The deal announced Tuesday allows low-cost airlines to increase their presence at many of the nation's largest airports.
CNNi Business Correspondent Richard Quest explains it in depth. (SEE VIDEO BELOW)
Under the agreement, American and US Airways will sell to low-cost carriers 104 slots at Washington's Reagan National, 34 slots at New York's LaGuardia, and rights to gates at Boston's Logan, Chicago's O'Hare, Dallas' Love Field, Los Angeles and Miami airports.
In August, the Justice Department filed an antitrust suit against the airlines, arguing that the combination would reduce choices for customers by giving the combined carrier a stranglehold at certain major airports. At Reagan National, for instance, the two airlines would have controlled 69% of the take-off and landing slots.
"This agreement has the potential to shift the landscape of the airline industry," said Attorney General Eric Holder. "By guaranteeing a bigger foothold for low-cost carriers at key U.S. airports, this settlement ensures airline passengers will see more competition on nonstop and connecting routes throughout the country."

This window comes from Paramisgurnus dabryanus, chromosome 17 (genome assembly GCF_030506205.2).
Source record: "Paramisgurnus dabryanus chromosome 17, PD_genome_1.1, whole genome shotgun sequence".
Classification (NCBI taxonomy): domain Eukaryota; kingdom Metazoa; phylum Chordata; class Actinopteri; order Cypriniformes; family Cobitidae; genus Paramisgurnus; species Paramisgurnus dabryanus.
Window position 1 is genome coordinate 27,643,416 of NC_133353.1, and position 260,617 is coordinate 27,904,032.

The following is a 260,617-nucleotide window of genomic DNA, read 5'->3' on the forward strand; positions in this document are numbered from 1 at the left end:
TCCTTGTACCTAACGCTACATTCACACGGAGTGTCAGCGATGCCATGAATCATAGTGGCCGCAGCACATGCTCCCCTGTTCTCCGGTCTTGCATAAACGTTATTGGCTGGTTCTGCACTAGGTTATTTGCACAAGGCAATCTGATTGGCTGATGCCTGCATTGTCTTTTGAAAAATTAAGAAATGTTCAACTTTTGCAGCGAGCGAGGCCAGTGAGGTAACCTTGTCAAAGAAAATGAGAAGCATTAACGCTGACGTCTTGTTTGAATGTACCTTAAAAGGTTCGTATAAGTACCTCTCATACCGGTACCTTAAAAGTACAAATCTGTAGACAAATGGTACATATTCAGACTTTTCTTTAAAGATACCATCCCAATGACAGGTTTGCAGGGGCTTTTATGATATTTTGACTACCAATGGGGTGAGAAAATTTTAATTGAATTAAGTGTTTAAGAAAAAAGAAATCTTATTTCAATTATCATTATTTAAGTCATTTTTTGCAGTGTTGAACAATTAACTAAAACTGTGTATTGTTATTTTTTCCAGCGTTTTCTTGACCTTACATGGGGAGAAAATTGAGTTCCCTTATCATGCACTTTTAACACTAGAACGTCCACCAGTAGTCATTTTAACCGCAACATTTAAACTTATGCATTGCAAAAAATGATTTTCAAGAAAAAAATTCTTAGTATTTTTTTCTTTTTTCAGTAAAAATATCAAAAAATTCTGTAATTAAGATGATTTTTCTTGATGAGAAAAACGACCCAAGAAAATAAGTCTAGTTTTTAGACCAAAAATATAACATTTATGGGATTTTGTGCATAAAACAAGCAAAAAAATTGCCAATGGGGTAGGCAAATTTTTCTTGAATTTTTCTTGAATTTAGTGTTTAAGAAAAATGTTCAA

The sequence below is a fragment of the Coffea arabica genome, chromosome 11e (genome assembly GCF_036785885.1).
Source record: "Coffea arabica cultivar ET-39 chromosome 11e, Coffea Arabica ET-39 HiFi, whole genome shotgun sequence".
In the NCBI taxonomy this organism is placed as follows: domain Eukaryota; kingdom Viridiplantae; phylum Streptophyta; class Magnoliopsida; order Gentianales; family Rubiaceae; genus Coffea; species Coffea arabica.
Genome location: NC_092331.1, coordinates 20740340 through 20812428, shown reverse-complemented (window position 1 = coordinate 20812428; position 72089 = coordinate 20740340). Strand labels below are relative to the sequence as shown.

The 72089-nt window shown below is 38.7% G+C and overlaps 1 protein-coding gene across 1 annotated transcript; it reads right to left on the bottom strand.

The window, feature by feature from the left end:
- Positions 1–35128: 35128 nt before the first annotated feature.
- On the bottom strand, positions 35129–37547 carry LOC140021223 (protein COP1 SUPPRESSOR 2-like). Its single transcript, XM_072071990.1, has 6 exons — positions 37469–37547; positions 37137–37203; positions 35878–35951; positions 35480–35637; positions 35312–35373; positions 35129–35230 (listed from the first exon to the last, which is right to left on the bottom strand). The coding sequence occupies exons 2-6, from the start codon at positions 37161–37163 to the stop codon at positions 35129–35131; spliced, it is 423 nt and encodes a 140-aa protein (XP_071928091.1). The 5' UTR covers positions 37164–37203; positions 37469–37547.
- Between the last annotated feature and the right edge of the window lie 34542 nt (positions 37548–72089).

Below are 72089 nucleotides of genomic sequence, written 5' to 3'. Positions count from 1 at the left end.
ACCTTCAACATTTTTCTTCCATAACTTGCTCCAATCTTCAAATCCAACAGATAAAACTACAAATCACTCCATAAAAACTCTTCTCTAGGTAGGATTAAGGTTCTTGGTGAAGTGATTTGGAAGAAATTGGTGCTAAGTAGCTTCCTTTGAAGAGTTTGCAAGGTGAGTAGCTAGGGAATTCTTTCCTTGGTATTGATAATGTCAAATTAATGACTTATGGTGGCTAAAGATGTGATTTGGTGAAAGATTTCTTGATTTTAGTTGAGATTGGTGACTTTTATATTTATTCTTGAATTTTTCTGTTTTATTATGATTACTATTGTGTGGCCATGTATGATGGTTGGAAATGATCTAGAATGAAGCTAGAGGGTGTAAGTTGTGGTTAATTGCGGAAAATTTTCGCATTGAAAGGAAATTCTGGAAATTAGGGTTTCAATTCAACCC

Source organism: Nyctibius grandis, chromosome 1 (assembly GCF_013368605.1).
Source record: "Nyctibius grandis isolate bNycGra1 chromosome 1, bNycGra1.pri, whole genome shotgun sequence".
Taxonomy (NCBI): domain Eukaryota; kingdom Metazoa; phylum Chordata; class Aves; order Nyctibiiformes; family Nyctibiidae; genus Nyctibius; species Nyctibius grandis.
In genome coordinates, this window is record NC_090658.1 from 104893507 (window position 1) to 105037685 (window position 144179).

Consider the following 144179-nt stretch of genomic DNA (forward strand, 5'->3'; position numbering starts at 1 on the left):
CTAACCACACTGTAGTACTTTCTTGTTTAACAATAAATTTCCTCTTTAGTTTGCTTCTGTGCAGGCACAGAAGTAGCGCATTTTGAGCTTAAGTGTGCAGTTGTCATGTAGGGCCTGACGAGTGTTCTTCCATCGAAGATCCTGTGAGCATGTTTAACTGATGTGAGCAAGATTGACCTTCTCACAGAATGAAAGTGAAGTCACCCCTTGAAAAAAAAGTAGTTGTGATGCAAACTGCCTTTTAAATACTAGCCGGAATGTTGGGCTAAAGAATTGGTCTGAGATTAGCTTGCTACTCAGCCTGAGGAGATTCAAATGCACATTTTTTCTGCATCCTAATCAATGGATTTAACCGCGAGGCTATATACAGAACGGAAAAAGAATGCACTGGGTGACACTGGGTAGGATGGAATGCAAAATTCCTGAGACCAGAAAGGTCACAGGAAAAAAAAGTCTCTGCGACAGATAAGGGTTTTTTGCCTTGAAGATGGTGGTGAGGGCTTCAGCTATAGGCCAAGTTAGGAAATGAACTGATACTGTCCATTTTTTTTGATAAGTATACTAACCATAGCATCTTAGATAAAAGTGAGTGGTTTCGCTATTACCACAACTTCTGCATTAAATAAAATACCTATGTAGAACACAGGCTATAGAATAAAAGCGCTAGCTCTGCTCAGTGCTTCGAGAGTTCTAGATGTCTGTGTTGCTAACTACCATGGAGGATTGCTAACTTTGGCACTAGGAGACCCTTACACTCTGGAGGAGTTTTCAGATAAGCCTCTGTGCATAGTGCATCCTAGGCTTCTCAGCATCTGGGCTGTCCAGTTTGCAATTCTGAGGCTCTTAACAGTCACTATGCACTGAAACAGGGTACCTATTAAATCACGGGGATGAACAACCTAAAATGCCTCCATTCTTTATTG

The court is likely to approve the deal, reports CNN's Rene Marsh. But fliers will not see changes for many months. Other than the cosmetic changes to come, the integration of the two airlines' computer systems could be a challenge.
Experts say you should be fine if you already have travel booked on either airline because merging the systems will take time, and frequent flyer miles are safe.
With one less major airline, however, royalty programs could become less generous, Marsh says. "Obviously that would be because of lack of competition. But they could start requiring more miles for a flight."